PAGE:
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ROGERS: That's Tim Kobza warming up on slide guitar. He's in Southern California in a home studio of Joey Finger from Kobza is overdubbing a slide part from my song and I'm actually monitoring the session in real time over the Web. We're set up so that we can also talk in instant message using the program, Skype. If I had a Web cam, we could see each other too.

Mr. JOEY FINGER ( Hi, Jeff.


Mr. FINGER: Hey, it's Joey from

ROGERS: Hey, how's it going?

Mr. FINGER: Great. I think we're ready to start taking some tracks here.

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ROGERS: Online recording may sound like a disembodied process compared to a band collaborating in a studio. But the truth is most records are made one instrument at a time and often at multiple locations.

Mr. GEORGE PETERSEN (Studio Owner; Musician; Executive Editor, Mix Magazine): So there's a lot of a la carte going on in the recording studio business these days.

ROGERS: George Petersen is the executive editor of the recording industry magazine Mix, and he's a studio owner and musician too.

Mr. PETERSEN: Typically, it's not the guitar player in a room with a bunch of musicians and jamming with them. It's a musician who's a guitar player, who's got a pair of headphones on and, you know, sometimes what that person is staring at is, you know, an engineer and producer sitting through the glass of what we call the fishbowl, while they're in the recording room, and they say, OK, hit it, be creative.

ROGERS: One of the best things about recording at home is that you can be creative when you feel like it and experiment without fretting about a studio's hourly rate. The same is true for online SessionPlayers in their own home studio. Unless you're monitoring the session, they can work on your song at 3 a.m. after a gig or whenever they have down time in their schedule.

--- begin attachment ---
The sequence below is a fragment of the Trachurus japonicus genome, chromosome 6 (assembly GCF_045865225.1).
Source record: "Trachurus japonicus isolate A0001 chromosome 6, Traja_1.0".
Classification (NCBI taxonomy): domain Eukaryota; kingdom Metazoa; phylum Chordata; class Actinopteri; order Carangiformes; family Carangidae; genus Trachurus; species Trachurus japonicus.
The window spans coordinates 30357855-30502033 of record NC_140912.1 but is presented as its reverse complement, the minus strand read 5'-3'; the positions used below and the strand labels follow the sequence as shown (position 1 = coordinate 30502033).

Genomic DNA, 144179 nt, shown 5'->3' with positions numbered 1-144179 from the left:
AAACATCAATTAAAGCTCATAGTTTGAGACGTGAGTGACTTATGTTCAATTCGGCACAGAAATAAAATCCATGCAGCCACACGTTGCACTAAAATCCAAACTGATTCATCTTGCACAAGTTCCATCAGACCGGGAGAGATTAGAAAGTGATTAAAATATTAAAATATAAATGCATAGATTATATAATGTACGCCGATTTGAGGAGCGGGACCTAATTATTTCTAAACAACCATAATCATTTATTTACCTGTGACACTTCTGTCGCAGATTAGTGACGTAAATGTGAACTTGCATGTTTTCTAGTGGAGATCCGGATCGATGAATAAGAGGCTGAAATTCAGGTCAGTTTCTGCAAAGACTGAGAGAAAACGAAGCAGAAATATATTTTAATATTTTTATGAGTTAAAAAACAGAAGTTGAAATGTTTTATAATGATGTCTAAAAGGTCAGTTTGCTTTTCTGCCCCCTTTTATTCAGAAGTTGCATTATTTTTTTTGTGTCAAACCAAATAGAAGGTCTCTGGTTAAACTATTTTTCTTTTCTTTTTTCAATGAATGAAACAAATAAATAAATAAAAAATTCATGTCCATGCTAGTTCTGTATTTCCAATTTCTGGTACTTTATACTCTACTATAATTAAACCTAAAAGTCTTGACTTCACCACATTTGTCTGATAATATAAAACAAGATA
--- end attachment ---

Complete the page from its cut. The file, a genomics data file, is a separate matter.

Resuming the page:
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ROGERS: Anyway, I've got the drums, bass and slide tracks on my laptop now and I'm ready to mix everything together. I could do this myself but I'd like to get a fresh perspective and I'd love to work with someone in the same room so I call William Nickelson(ph). He's a recording savvy musician and also happens to be a neighbor. I bring over my entire studio in a backpack and plug into his speakers and we spend a couple of hours fine tuning the songs.

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(Singing) He's such a big man and her mansion it's a small view of the sky, the horizon shrunk in black in black sunglasses…

ROGERS: It's amazing to hear my basement demo transformed like this and it was so simple to work with players thousands of miles away. As a musician, I'm torn. I hate to think of people bypassing local talent to outsource their tracks, yet, online work could help musicians make a living wherever they are. And anyway, when I cranked up my song, I forget that my band exists only on my laptop.

(Singing) On the plain in the parch of a dream…

I just think…

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(Singing) …going down.


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(Singing) Going down, down, down, down. Going down.

For NPR News, this is Jeffrey Pepper Rogers.

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NORRIS: You're listening to ALL THINGS CONSIDERED from NPR News.